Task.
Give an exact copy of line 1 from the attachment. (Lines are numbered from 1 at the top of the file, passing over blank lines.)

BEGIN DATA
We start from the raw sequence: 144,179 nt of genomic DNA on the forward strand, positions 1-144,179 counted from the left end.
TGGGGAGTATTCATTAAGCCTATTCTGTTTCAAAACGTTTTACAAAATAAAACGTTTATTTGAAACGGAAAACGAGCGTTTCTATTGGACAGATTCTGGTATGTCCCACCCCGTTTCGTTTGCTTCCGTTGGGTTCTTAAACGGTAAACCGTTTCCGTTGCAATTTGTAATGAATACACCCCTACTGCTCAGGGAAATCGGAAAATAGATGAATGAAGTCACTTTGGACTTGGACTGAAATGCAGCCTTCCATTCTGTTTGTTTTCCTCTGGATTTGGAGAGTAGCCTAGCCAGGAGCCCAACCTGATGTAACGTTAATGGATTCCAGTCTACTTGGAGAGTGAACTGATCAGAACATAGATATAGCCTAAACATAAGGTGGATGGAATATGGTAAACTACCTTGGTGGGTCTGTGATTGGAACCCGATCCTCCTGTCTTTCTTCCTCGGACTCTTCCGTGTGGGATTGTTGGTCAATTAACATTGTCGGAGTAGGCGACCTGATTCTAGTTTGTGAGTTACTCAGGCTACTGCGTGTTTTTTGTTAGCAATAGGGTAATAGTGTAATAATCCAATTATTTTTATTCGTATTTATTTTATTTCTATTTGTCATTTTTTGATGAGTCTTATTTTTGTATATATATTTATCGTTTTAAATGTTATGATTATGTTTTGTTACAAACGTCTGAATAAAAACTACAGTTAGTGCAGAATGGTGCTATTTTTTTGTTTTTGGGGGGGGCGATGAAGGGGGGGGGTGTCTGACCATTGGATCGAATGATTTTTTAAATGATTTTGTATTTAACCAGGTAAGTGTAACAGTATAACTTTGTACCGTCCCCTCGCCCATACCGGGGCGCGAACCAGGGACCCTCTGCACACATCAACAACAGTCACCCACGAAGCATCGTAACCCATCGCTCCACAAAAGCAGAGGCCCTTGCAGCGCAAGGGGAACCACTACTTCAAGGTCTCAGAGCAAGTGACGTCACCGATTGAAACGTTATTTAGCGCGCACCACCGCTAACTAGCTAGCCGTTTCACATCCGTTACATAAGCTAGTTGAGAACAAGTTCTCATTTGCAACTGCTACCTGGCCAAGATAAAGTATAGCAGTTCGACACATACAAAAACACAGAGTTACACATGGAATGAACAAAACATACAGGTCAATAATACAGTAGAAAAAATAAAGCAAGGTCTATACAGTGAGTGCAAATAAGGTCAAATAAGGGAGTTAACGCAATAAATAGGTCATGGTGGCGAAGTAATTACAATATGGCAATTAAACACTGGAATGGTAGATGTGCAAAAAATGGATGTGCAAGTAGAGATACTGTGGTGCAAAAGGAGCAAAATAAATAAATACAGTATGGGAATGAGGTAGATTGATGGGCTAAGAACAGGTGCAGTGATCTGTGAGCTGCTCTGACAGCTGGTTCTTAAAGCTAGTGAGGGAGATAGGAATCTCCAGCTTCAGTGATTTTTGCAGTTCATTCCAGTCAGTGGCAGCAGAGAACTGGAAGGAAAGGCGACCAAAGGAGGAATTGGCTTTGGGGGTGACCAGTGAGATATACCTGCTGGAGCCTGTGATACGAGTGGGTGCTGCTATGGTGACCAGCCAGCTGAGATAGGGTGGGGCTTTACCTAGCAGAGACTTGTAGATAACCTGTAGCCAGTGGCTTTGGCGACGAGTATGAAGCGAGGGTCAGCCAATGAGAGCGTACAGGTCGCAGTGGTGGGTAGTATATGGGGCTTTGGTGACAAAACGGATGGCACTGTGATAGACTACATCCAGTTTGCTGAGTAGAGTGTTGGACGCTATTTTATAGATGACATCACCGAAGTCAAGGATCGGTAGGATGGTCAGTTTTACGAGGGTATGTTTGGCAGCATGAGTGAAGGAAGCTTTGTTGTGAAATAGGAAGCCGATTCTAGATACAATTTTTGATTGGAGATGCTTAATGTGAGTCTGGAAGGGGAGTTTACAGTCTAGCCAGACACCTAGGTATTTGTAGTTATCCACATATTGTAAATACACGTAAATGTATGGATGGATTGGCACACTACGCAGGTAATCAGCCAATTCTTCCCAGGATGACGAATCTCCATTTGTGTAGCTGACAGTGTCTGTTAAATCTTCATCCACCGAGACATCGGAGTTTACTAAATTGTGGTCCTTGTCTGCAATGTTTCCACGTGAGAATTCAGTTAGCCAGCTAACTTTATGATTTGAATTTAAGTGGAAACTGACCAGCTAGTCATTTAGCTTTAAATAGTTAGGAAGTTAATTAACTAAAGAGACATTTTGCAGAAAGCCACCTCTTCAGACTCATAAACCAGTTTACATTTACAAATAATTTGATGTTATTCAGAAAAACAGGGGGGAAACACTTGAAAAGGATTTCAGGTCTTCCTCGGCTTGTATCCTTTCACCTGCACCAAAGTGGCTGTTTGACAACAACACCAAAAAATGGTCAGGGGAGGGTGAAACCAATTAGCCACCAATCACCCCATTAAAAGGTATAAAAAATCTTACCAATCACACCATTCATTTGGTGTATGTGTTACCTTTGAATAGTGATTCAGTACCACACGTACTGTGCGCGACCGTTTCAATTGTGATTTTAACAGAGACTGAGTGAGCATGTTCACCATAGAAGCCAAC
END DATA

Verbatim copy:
We start from the raw sequence: 144,179 nt of genomic DNA on the forward strand, positions 1-144,179 counted from the left end.